We also note that the above examples are one-dimensional for illustration purposes. Whereas they captures all essential physics of the mixed-particle interactions, they cannot be used to evaluate interaction cross-sections for real three-dimensional world. The three-dimensional cross-sections are generally much smaller than the one-dimensional ones because the colliding particles have a huge phase space to miss each other.

## V Asymptotic state,

We demonstrated that evaporation of both light and heavy eigenstate can occur, which opens up a possibility of complete evaporation of both particles, which were initially trapped. What conditions are needed for this to occur? Here we present some general estimates; a dedicated analysis may be needed for a specific system. Let the initial composition of the trapped particle population be and . For a single two-component particle of flavor , these are and , and for a particle of flavor , they are and , as follows from Eq. (2). Note that in both cases , i.e., there is exactly one particle in the system. If we consider a system of many particles, and must be multiplied by the number of particles.

Let us also assume that the system is “optically thin”, i.e., probability of particle interaction during one bounce is very small, so if a conversion occurred, the escaping eigenstate experiences no further interactions and just leaves the system for good. We also assume that only forward conversions () can occur; inverse processes () are kinematically forbidden. We consider indistinguishable particles and also assume that . These assumptions are very natural for non-relativistic mixed particles such as neutrinos (e.g., relic neutrinos from big bang) and some dark matter candidates because of their very small interaction cross-sections.

The composition at is described by and , which are governed by equations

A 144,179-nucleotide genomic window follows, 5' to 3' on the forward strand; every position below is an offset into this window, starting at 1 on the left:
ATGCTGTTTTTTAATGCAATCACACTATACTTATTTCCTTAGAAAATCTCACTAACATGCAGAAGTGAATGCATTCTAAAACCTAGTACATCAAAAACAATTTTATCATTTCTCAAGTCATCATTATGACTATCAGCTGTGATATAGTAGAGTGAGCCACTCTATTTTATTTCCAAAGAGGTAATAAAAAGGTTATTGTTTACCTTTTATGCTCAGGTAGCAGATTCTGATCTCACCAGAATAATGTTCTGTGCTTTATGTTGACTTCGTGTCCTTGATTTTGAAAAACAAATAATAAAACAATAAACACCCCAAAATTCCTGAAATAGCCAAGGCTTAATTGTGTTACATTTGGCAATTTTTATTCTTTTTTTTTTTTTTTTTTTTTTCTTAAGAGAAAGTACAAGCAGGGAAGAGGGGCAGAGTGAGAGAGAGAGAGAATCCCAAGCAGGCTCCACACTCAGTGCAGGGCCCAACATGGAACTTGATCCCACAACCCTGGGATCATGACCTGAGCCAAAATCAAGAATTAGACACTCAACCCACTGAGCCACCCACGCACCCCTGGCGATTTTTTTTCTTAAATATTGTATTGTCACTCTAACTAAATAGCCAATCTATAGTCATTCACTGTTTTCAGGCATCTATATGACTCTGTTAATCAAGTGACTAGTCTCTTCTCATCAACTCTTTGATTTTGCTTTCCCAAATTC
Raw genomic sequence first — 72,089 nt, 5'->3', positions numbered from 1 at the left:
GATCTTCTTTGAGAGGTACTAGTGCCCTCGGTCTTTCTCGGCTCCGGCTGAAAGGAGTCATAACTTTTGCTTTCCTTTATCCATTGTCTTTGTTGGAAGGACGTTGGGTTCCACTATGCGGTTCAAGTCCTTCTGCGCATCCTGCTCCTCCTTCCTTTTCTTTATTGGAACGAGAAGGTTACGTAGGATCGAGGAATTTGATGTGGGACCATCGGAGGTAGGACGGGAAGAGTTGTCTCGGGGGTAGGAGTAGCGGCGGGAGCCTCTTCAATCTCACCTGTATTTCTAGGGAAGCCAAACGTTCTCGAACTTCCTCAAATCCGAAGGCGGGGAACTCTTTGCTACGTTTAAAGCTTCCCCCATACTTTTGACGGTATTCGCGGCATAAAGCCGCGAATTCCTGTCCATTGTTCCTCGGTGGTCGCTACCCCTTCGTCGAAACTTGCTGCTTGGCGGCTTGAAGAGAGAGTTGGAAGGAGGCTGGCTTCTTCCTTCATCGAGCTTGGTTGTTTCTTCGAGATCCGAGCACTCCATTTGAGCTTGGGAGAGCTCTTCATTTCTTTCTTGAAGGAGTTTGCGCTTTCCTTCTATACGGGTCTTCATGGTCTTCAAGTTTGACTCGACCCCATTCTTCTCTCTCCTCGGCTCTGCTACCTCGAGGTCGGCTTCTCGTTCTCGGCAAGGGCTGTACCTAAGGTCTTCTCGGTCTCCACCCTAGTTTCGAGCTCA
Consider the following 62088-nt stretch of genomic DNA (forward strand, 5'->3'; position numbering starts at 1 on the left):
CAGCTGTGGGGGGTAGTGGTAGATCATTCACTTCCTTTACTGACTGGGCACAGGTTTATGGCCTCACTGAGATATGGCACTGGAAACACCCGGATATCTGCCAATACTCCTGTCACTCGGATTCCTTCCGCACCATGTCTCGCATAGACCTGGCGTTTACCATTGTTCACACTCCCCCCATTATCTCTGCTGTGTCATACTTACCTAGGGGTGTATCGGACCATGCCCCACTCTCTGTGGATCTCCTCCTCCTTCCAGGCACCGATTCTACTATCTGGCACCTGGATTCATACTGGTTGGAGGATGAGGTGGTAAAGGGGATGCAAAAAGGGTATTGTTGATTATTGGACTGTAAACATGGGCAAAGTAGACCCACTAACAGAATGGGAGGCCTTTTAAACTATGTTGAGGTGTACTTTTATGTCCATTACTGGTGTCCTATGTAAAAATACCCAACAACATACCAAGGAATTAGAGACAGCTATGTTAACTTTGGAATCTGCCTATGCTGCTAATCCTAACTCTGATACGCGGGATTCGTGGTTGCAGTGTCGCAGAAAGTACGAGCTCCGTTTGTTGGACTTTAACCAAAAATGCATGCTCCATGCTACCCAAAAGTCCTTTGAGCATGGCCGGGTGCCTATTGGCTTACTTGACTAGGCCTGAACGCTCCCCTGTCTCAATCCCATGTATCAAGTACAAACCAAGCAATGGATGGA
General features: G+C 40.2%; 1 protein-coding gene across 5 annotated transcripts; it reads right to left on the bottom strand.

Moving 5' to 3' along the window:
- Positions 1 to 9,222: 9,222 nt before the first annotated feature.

(30a) | |||||

(30b) |

where we also assumed, for simplicity, that the particle density is uniform throughout the system. Here is the relative velocity of two interacting eigenstates which are comparable for heavy and light eigenstates if . Here also is the total cross-section of the processes and is the total cross-section of the processes , hence and , see Eqs. (11), (17). Whereas the general solution to these equations has no simple analytical solution, the asymptotic state can be found as follows. From Eqs. (30a), (30b):

(31) |

This equation has a solution:

(32a) | |||||

where , and | |||||

(32b) |

if . We still do not know and , but we note that conversions will occur as long as . Therefore, asymptotically, when , – some constant value:

(33a) | |||

which is valid for both and , and | |||

(33b) |

if .

We now conclude that when the initial composition satisfies the inequality

(34) |

complete evaporation of mixed particles occurs, that is no particles will be left inside the gravitational well, . Of course, the particles will be outside and traveling to infinity as light mass eigenstates only. This means that the flavor composition will be .

## Vi Conversions in Minkovsky space

It is also important to investigate interactions of the particles in free space when gravity is negligible. This regime is relevant, for example, for the flavor-mixed dark matter in the early universe before structure formation starts, and for the relic cosmological neutrinos when they eventually become non-relativistic but still too hot to be confined by the gravitational attraction of the the large scale structure.